Is the new city of Austin budget sustainable, affordable?

FILE - Austin skyline (KXAN Photo/Frank Martinez)
FILE - Austin skyline (KXAN Photo/Frank Martinez)

AUSTIN (KXAN) — Austin City Council passed a new budget Wednesday, raised some of the taxes Austin residents will be paying and placed funds behind new community services.

For the average taxpayer, Mayor Steve Adler noted that total fees and expenses will go up a little over $12 each month. He added that many of the fees you see on your utility bill will not change at all.

The budget approved a 7.9 percent increase in the tax rate. If the council had increased the tax rate to anything greater than 8 percent, it would have allowed voters to challenge it.

The property tax rate within the new budget is 44.48 cents per $100 of property valuation, the city said in a statement.

With the rate of 44.48, the city tax bill for the projected median-priced non-senior home with a standard homestead exemption is estimated to be $1,250 per year or $104.18 per month, the city said, representing a $9.77 approximate increase per month over the FY17 property tax bill for the owner of a median-priced home, estimated at $305,510 in fiscal year 2018.

Mayor Adler said he is proud of the budget the city came up with and feels that overall it addresses the deeper issues which can make Austin unaffordable. He noted that this budget makes allocations to services for school children, tax relief, workforce development and support for low wage workers.

“Even with this, property taxes are going up and everyone feels it in the community,” Adler said.

“But everyone needs to know that over a thousand dollars of that is the state increase of its property tax, it’s the money that they’re levying through the school districts that then goes to the state, because of the broken school finance system that doesn’t come back to the city in the way that it should in an equitable way,” he added.

Alder noted that over 75 percent of the property tax increase that people felt in the Austin community last year came from an increase in the state property tax.

Mayor Adler acknowledged that Austin is experiencing an affordability crisis which is pushing some residents and communities out.

Homeowners in the South Lamar Boulevard and Manchaca Road neighborhoods told KXAN about how dramatically their home valuations had increased over the past few decades, with some growing five times larger over 20 years. Some residents there said that property taxes were forcing them to consider cashing out and moving out.

Council Member Jimmy Flannigan, who represents District 6, was one of the three council members who voted against the budget. He explained that affordability is more complicated than any one number, noting that the chunk of taxes which go to school districts make up more than half of what Austin taxpayers pay.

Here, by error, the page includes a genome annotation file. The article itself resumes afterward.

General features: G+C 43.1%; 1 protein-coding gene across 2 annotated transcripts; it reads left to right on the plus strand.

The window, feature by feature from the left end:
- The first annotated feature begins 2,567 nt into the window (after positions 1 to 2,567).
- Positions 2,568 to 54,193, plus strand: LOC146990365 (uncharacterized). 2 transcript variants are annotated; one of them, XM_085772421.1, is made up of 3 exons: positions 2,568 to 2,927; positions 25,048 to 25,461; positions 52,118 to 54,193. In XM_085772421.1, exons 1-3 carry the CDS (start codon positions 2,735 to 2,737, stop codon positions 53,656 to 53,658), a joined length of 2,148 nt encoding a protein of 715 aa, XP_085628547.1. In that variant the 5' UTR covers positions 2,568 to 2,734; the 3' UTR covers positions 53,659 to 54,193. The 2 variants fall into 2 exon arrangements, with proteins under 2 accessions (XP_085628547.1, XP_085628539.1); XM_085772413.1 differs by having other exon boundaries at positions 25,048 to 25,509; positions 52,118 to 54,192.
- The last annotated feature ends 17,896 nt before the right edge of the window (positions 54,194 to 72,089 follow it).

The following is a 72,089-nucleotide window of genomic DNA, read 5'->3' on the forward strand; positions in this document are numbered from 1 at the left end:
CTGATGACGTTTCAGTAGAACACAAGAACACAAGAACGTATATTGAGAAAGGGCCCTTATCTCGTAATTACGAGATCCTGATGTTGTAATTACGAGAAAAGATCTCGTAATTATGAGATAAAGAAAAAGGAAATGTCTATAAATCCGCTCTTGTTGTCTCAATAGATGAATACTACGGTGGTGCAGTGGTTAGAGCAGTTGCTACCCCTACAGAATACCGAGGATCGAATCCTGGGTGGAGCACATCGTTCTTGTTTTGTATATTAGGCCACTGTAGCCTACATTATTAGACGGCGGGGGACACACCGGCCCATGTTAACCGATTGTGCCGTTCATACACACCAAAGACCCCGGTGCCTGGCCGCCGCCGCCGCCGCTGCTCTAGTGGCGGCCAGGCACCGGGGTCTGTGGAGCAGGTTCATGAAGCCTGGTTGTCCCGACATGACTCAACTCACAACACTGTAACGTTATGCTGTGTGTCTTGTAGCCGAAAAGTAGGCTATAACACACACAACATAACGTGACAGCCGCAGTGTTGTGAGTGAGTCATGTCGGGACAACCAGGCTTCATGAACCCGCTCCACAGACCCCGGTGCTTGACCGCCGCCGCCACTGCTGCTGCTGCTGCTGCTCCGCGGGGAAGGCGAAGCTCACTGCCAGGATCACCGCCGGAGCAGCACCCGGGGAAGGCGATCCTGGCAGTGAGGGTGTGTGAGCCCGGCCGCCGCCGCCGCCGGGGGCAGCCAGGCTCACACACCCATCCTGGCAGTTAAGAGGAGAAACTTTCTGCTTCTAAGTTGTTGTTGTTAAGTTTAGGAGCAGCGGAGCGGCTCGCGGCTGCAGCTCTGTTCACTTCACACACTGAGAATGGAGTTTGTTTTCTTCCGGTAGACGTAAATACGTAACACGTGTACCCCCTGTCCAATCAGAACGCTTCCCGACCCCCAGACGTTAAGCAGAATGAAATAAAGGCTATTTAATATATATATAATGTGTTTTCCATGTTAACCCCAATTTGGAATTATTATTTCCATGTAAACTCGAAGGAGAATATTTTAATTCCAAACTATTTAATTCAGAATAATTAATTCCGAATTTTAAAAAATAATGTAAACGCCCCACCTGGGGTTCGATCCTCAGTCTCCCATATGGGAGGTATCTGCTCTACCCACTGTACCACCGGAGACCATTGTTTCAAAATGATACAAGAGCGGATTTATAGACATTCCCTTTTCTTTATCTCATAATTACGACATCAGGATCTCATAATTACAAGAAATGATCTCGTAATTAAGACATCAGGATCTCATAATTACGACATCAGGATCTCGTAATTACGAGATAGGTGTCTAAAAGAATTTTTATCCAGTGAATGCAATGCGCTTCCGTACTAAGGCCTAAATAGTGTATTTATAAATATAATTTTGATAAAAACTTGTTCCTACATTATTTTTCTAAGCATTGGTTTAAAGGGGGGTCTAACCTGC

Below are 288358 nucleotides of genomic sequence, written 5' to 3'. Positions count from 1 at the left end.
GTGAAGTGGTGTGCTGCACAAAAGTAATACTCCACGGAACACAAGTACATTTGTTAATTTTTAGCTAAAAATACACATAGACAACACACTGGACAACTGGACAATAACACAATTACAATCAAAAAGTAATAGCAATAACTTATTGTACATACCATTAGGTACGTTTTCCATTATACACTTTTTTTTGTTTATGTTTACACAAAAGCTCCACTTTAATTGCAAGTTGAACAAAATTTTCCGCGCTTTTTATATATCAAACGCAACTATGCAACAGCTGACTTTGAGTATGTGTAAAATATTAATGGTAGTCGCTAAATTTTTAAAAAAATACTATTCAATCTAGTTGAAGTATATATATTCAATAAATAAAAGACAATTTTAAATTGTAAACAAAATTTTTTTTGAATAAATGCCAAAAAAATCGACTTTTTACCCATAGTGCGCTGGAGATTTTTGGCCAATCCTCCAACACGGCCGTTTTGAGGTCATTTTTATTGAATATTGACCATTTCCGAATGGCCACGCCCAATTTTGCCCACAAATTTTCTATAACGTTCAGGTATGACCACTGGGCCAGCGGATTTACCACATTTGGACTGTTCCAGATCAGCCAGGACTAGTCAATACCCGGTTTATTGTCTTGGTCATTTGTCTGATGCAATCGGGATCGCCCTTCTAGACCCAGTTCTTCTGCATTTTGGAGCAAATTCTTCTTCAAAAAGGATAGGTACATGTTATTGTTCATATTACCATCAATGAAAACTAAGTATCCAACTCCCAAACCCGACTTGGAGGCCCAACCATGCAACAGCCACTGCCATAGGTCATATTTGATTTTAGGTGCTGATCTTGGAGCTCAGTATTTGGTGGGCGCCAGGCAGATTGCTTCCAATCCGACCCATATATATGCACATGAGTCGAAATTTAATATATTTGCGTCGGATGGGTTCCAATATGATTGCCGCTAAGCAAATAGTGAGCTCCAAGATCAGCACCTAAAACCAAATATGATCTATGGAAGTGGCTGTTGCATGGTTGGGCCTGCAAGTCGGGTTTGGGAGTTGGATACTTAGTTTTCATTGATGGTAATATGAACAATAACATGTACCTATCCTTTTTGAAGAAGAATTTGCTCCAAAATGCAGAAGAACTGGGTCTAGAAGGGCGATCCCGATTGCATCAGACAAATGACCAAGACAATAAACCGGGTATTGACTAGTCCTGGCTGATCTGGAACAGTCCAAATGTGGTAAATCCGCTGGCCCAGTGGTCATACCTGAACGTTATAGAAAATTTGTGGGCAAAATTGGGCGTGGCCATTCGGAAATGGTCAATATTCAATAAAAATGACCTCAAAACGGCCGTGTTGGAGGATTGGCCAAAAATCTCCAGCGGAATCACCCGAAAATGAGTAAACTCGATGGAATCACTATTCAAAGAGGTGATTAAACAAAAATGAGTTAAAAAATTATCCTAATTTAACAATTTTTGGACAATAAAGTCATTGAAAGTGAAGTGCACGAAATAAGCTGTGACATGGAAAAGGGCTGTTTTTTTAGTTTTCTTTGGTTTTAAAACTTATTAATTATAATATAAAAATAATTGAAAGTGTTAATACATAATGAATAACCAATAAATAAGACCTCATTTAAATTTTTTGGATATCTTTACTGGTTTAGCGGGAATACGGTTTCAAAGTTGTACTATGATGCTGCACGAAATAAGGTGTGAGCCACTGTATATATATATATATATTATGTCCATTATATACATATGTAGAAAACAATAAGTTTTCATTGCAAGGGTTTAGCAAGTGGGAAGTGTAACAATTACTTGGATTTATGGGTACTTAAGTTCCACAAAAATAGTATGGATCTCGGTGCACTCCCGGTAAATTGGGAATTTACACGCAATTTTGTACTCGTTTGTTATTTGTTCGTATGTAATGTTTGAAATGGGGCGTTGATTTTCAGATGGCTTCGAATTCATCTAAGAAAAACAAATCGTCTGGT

But he said property values and taxes don’t show the complete picture either, noting that a majority of people in his district are renters.

His greatest concern with the budget was the lack of funding the budget placed in the reserves.

“Instability in our national political environment is going to lead to dramatic cuts to federal programs. Our community in Austin will demand that the city make up that difference,” Flannigan said. “We need to have replenished our reserves so that we can be prepared for the outcome of this instability and strife. And we did not do that, in fact we reduced our reserves below the fiscal minimums defined by our staff.”

Flannigan calls the budget unsustainable, he explained that the city’s financial staff advises having a minimum of 12 reserves, the budget they approved last night dips below that minimum.

Mayor Adler noted that it is possible that the council would increase the reserve levels during mid-year budget amendments.

Flannigan said the council still has more budget-related discussions ahead, including ironing out police, fire and EMS contracts as well as continuing conversations over the Hotel Occupancy Tax.

He is not sure how much the new budget will impact affordability in Austin and thinks conversations about Code NEXT will have a greater impact.

“There are a lot of decisions we make at City Hall when it comes to affordability, it is not just about the tax rate, I don’t think we made a good decision this week but I’m gonna keep fighting to make better decisions in the future,” Flannigan said.

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